As a fan of the Serious Sam series, I relished the chance to get my hands on this.
If you're new to Serious Sam games, then I'll enlighten you. It's all about pure, uncomplicated carnage. Our wisecracking hero wanders vast levels slaughtering enemies by the hundred with his huge arsenal of weapons - some realistic, some daft. The Serious Sam games are a throwback, to a time when shooters didn't care about novel-quality storylines, and the backstory was just a flimsy excuse to have the player shoot lots of monsters. Sam games are a riot of good fun.
For those Sam veterans, I'll try to give an idea of how this instalment differs from past games. Set before Sam is sent back in time by the Time-Lock, this serves as a prequel to the original games, set during the conflict between Earth and Mental. Sam is thrown into action in the war-torn streets of Cairo as humanity desperately attempts to stop Mental's horde. In the spirit of Sam, Croteam manages to keep our hero on his lonesome despite constant radio contact with his allies, but there are also things here which come across as un-Sam. Especially some of the early levels, which can find Sam in cut-and-paste bombed out streets, facing human clones armed with shotguns and assault rifles, and without any of his own outlandish weapons. Put simply - at times it can almost feel like a level from a Modern Warfare game rather than a Serious Sam game. Thankfully, you'll frequently be reminded that this is Sam with the distinctive gallop of a Kleer Skeleton or the yells of Beheaded Kamikazes. And later on you're into more familiar Serious Sam like environments, fighting familiar hordes of enemies from all sides.
But there are other things that come across as distinctly un-Sam as well. The pump action shotgun and the assault rifle must be reloaded. Something which is expected in any other shooter, but somehow feels out of place here. Sam shouldn't worry about little things like reloading, he should shoot until he runs out of ammo. It feels like an attempt to make weapons more realistic, but this isn't the sort of shooter where you can just duck into cover to reload. There's monsters a-coming, and most of the time you end up needing to reload while you're furiously backpedalling trying to blow up those Beheaded Kamikazes before they reach you. But not all weapons need reloading, which is a bit inconsitent - Sam's multi barrel rocket launcher, for example, operates just as it always has.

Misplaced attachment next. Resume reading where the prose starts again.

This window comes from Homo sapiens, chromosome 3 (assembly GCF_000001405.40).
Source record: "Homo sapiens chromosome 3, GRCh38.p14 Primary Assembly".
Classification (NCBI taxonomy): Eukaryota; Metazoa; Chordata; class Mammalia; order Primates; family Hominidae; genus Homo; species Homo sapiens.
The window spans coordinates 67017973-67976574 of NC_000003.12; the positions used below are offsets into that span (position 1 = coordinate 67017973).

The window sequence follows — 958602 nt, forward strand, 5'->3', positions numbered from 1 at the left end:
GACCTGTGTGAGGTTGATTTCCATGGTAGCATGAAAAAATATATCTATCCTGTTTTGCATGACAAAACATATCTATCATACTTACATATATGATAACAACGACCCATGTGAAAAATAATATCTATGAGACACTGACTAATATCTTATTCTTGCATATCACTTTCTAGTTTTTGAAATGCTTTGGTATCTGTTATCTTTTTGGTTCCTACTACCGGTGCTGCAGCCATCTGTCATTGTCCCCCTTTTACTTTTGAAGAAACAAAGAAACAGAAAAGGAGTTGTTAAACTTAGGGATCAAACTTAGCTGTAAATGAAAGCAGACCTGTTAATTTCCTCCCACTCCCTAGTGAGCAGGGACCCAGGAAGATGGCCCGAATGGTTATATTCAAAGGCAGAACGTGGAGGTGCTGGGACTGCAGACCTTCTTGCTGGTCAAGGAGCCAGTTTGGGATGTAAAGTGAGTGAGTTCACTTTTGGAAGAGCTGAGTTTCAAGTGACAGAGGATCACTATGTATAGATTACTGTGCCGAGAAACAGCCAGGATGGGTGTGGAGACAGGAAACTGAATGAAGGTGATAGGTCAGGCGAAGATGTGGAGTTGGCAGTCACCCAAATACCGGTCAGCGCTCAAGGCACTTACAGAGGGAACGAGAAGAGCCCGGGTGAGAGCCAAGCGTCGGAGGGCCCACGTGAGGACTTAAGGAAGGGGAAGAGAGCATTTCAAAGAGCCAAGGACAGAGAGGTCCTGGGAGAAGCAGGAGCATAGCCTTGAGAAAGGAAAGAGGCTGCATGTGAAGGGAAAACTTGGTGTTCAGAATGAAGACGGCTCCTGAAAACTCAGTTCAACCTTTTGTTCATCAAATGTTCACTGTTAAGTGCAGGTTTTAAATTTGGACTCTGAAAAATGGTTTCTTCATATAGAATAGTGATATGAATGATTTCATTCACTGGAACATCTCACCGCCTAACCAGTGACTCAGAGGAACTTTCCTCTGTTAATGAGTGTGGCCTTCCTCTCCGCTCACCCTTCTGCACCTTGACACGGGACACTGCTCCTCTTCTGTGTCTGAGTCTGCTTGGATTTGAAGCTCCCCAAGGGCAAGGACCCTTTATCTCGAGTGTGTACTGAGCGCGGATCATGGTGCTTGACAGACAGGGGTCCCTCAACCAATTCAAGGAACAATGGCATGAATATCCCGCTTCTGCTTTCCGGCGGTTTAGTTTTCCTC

Sam can now sprint -normally you'll end up hitting sprint to get away from those Kamikazes and Kleers, but it doesn't really help you to get away from them (since they're pretty speedy themselves) and it interrups reloading, which is annoying.
But mainly, for me, it's the little things that are missing. The side room with the lone health pill, where you know that picking it up will spawn a wave of enemies, but you still grab it anyway. Walking down a long corridor then letting rip and backpedalling when two dozen Gnaars spawn in front of you - only to realise that several spawned behind you too. Walking around a corner into a sudden attack from a diving Kleer. Walking into one of those high ceilinged rooms with the chutes at the top, and knowing that you're about to be rushed by three hundred Marsh Hoppers. The things that made a Sam game feel like Sam.
Enemies don't spawn in your face so much as they used to. You don't get that same sense of bait. That feeling from the First and Second encounter where the backpack to fill up your ammo is there because you're about to need that ammo. To fight off the next wave, spawned by picking up the backpack.
But, still there throughout it all is Sam himself. Still walking around in his Sam-logo tshirt with his oversized rocket launcher, always with the right one liner for the situation and always eager to blow stuff up. And the music, the way it picks up into rousing guitar driven tunes when there's enemies about. And you know. This may be different, but it is still a Serious Sam game. While I may miss some of the things which I love about the original games (and their HD remakes), they had to do some things differently otherwise this would hardly be a sequel.
Serious Sam 2 took things too far in the cartoony and daft direction, and it's nice to see things pegged back, even if one or two things have become a little too realistic (hello! Reloading!)
A fine addition to the series, which I am really enjoying. I just wish they had made it ever so slightly more over the top than it already is. The reloading is the only thing that tarnishes it for me, dropping it from a 5 star.
For newcomers I'd say it's best to start with the Serious Sam HD games - graphically upgraded versions of the original Sam games which really let you know what Sam and Croteam are all about. For Sam veterans this is a fine addition to the series.